RESPONSE: While there are problems and flaws with smile sheets, Vivian states that they are most popular, easiest to administer, and results can be quantifiable to generate reports. However, while participants can love the course, smile sheets cannot guarantee effectiveness. And participants may not be able to apply what they learned back on the job, even though they liked a course. Another problem with smile sheets is that the emphasis tends to be on the presenter, whether or not they were on target and delivered the right course for the audience.

QUESTION 2: How do you evaluate Learning (or Level 2), such as [a] Degree to which participants acquired knowledge and skill [b] Participants’ beliefs (attitude) that it will be worthwhile to implement what is learned on the job [c] Participants’ level of confidence in doing what they learned on the job

RESPONSE: Tests or quizzes can measure comprehension, knowledge, and recall, but they cannot measure attitude. Ideally, knowledge assessments should be more situation- or scenario-based and problem-solving-oriented, and they should be written to assess higher levels of understanding on Bloom’s Taxonomy. In reality, tests are not ideal because it takes too much time to develop a proper test. SMEs have a lack of experience in writing what they think are knowledge checks but are actually only measuring recall and comprehension.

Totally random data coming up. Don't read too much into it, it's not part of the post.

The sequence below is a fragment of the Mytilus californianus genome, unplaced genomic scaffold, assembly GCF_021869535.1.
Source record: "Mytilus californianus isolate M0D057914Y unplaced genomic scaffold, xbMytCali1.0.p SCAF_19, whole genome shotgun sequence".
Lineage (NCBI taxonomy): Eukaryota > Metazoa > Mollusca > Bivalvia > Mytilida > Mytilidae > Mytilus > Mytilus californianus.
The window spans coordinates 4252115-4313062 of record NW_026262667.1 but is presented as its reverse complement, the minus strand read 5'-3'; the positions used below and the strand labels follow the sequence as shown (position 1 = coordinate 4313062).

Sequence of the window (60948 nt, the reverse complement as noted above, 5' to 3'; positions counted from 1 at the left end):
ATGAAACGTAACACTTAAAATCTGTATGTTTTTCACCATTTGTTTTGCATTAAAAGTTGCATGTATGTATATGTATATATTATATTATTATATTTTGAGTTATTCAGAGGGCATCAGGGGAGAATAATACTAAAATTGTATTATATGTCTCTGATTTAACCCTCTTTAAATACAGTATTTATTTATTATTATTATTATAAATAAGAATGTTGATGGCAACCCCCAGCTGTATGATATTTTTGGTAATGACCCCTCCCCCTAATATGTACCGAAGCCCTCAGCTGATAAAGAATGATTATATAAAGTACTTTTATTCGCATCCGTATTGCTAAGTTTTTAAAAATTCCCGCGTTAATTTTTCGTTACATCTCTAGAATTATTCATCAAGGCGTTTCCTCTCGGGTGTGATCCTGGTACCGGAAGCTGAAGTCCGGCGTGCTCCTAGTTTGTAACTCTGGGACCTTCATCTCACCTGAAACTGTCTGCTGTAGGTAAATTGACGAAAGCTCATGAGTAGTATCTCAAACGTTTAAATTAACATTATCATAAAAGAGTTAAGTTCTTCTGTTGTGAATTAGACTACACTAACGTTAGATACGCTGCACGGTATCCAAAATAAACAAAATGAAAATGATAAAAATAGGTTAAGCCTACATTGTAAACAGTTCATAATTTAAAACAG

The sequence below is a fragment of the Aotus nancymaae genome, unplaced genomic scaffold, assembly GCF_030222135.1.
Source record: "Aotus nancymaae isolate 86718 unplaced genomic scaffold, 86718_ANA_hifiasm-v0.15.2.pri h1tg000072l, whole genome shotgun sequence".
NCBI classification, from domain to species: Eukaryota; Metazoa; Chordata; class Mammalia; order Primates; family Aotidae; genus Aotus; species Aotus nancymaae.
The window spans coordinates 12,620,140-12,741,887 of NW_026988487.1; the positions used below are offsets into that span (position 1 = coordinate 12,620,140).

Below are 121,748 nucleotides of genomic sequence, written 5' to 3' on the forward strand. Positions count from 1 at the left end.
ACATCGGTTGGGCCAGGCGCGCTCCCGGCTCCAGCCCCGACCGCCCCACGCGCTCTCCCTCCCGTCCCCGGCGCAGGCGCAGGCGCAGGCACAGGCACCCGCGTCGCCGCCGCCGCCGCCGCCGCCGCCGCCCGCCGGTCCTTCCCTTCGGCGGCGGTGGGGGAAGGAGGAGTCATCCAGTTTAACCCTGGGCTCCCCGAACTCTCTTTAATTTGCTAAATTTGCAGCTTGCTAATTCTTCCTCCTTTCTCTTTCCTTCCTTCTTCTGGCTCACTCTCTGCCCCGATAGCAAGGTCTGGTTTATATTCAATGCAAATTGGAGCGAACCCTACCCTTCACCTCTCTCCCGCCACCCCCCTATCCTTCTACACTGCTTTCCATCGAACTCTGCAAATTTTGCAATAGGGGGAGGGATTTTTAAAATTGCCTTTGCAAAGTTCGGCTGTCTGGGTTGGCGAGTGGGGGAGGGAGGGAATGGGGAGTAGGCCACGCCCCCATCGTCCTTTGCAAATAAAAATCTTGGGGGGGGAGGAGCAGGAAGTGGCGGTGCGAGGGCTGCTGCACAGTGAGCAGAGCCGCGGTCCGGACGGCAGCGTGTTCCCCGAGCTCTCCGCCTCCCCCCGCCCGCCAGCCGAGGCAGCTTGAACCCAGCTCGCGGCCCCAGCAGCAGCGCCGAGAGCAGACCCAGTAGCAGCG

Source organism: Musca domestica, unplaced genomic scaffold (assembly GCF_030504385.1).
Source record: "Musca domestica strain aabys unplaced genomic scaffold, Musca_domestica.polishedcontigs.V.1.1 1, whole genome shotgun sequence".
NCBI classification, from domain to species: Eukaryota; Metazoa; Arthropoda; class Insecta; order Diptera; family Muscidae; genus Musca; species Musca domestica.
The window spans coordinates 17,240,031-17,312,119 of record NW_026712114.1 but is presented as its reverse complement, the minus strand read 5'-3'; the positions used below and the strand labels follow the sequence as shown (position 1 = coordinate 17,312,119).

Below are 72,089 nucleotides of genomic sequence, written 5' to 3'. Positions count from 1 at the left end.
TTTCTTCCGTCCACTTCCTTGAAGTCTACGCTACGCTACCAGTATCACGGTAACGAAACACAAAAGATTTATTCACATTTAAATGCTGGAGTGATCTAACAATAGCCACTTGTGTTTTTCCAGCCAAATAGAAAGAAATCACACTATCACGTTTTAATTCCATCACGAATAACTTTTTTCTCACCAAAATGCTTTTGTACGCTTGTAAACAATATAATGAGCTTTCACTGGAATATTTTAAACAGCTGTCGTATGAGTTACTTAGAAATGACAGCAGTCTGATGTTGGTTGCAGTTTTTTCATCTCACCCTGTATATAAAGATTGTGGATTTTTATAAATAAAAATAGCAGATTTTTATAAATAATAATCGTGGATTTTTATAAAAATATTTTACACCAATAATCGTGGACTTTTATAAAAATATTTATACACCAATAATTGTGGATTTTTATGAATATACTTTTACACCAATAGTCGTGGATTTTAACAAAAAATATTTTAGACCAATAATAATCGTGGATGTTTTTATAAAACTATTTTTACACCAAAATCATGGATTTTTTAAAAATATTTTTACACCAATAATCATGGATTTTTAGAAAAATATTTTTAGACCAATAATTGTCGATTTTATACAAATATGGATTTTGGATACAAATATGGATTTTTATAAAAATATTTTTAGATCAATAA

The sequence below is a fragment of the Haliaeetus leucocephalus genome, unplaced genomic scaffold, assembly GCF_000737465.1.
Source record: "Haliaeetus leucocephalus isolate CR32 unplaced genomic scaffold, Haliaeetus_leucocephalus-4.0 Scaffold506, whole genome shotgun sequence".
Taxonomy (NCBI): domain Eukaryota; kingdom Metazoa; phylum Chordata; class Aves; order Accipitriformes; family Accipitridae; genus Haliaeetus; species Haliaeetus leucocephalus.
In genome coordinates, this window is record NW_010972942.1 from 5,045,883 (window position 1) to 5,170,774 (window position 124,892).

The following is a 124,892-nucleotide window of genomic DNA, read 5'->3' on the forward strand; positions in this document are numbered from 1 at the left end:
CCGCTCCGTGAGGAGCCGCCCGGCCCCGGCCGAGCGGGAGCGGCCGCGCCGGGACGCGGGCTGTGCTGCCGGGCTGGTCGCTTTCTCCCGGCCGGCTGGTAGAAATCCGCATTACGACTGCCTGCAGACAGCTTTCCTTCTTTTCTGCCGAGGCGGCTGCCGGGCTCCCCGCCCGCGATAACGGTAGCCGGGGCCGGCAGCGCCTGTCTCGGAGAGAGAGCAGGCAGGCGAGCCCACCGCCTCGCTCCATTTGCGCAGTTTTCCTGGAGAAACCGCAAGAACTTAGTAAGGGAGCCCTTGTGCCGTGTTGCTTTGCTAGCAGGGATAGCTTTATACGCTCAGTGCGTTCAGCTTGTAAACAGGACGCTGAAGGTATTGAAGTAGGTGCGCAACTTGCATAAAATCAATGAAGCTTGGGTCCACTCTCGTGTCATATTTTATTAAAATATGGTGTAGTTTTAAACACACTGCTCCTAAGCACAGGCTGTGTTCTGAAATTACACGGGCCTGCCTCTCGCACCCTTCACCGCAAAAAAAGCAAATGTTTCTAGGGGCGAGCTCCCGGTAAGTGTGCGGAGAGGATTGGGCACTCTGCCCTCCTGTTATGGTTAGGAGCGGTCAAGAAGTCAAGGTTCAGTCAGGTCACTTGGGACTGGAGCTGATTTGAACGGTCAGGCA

QUESTION 3: How do you evaluate Behavior ( or Level 3), such as [a] Degree to which participants apply what they learned during training when they are back on the job [b] Organizational support which reinforces, monitors, encourages, and rewards the performance of critical behaviors on the job [c] Organizational support for on-the-job learning opportunities